|Dinosaurs lived only during the Mesozoic, which spans a period of time
from about 245 million years to 65 million years ago. The Mesozoic Era
is commonly called the Age of Dinosaurs, although dinosaurs did not originate
until near the end of the Triassic. The Mesozoic is divided into three
time periods: the Triassic, Jurassic, and Cretaceous.
|Dinosaurs first appear at the end of the Middle Triassic or in early
Late Triassic time, approximately 230 million years ago. The primitive
dinosaurs of the Triassic were neither as abundant nor as varied as they
would become in Jurassic and Cretaceous times. The dinosaurs are a large
group of reptiles belonging to the Archosauria ("ruling reptiles"), which
also includes the pterosaurs, or "winged lizards"; crocodilians, the only
surviving archosaurs; and the thecodonts, primitive "socket tooth" archosaurs,
who were the ancestors of all other archosaurs. Dinosaurs are classified
into two major orders, the Saurischia ("lizard-hipped") and the Ornithischia
("bird-hipped"). The saurischians include of the herbivorous Sauropodomorpha
(sauropods and prosauropods) and the carnivorous, bipedal Theropoda. The
ornithischians are a more varied group of herbivores, including the stegosaurs,
ornithopods, ankylosaurs, and ceratopsians. Modern birds are descended
from the theropod dinosaurs.
|These major groups were just developing in Late Triassic time. The
Herrerasauria, a Triassic group of primitive bipedal predators, may be
ancestral to all dinosaurs, because they had characteristics too primitive
to be classified as either saurischian or ornithischian. The saurischian
dinosaurs of the Triassic are represented by the Coelophysids, a small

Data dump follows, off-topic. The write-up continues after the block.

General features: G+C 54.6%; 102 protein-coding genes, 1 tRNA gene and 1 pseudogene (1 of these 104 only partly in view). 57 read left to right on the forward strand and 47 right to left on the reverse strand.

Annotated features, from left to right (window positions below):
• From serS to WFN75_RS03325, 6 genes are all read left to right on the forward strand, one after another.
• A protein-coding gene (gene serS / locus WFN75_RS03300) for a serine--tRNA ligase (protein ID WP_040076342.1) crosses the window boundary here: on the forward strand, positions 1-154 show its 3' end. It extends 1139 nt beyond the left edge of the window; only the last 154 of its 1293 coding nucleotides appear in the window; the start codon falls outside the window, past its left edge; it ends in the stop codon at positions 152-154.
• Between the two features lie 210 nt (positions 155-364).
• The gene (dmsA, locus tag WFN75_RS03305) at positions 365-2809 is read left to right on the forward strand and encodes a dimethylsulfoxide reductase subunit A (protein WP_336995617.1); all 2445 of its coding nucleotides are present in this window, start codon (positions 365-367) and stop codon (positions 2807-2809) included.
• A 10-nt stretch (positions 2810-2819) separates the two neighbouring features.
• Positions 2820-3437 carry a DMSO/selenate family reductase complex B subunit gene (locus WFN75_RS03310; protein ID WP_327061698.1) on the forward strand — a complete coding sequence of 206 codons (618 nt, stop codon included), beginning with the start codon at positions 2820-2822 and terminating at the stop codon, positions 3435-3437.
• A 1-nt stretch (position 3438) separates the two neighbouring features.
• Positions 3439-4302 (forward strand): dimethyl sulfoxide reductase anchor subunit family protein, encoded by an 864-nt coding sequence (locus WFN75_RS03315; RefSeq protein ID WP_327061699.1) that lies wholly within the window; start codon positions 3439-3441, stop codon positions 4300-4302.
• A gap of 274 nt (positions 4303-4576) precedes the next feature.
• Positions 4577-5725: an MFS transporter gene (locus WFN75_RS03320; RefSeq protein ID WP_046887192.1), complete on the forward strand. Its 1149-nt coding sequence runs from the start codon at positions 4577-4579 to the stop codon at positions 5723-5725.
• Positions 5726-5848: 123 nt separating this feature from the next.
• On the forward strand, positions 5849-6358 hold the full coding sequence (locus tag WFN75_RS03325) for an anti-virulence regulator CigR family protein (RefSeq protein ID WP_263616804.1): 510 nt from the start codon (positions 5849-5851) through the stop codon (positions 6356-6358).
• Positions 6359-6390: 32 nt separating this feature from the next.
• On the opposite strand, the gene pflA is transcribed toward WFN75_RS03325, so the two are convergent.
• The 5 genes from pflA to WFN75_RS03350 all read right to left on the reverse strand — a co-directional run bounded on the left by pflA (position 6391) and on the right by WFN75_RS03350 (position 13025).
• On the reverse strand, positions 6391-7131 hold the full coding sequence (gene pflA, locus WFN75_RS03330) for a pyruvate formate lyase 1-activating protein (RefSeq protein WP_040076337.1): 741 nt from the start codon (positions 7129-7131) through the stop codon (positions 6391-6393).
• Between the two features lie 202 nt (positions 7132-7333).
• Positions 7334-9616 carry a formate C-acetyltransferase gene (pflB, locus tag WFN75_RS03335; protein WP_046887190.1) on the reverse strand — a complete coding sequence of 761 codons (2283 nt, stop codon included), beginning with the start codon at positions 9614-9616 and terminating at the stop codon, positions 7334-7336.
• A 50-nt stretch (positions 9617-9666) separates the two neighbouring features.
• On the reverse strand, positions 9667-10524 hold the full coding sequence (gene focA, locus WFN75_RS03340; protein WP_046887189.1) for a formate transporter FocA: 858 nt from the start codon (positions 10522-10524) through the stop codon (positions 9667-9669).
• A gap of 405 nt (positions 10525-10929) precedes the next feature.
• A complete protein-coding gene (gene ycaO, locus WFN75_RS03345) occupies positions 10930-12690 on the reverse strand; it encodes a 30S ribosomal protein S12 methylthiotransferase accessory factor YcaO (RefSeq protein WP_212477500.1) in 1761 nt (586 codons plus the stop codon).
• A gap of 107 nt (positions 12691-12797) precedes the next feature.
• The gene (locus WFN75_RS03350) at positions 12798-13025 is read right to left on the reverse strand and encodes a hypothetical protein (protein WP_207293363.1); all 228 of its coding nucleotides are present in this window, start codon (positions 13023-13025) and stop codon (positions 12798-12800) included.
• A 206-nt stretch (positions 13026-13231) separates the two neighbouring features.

and primitive family of the theropods, and by the Prosauropods, smaller
ancestors to the quadrupedal sauropods. The ornithischian dinosaurs are
represented by the unclassified Fabrosaurs and a family of very primitive
ornithopod known as Heterodontosaurids. Recent discoveries in South America
are refining our knowledge of the earliest dinosaurs.
Dinosaurs have reached a new level of interest and controversy with
the purchase of the 65-million-year-old Tyrannosaurus rex, as called T-rex,
for $8,362,500 by Chicago’s Field Museum of Natural History. This T-rex
discovered it in South Dakota on a Cheyenne River Reservation. This was
the most complete T-rex ever discovered, being 90 percent complete, and
with over 400 bones. The selling price demonstrates that people find a
great interest in dinosaurs, but it also demonstrates that dinosaurs have
passed a point of science, and entered the realm of business. How will
science suffer from this?
|Unfortunately for us, none of us here have discovered any dinosaur
bones, or any of their wonderful reminders. What reminders are those you
say? Well, coprolites of course, also known by the more technical term
of dino dung! Yes, this creatures left their calling cards in life, but
they do not stick to your shoes, or get you that unwanted attention when
you walk into the room after accidentally finding some. Coprolites are
more abundant of the fossils found of dinosaurs and they can provide information
about what a dinosaur liked dine on. For those more interested in this
subject, and for those who want to know about obtaining such wonderful
keepsakes, should click on the image of a coprolite below.
|Other reminders that dinosaurs left behind besides fossils are dinosaur
tracks. In Texas, there are sixteen known sites, with the most popular
being near Glen Rose, at Dinosaur Valley State Park. To learn more about
this location, and other dinosaur track sites, just click on the icon below.
|For those interested in reading more about dinosaurs, there are many
good authors to chose from, and many good books to read. Our personal favorite
author is Louis L. Jacobs, Ph.D., who has published some wonderful books
to read, including Lone Star Dinosaurs and Quest for the African Dinosaurs.
To learn more about this author, and his books, click on the icon below
If you want to visit a dinosaur site that is both interesting,
and a little different, then click on the icon below.
AN INTERESTING SITE
|We want to make sure that you find what you are looking for, so we
have added an extra place for you to visit, and it can take you to even
more places and resources. Just click on the icon below.
To learn more about other fossils, and to see some examples of
what we have found, be sure to visit our other pages on fossils. To do
this, just click on the icon below to return to the Paleontology room,
and click on the other fossil images.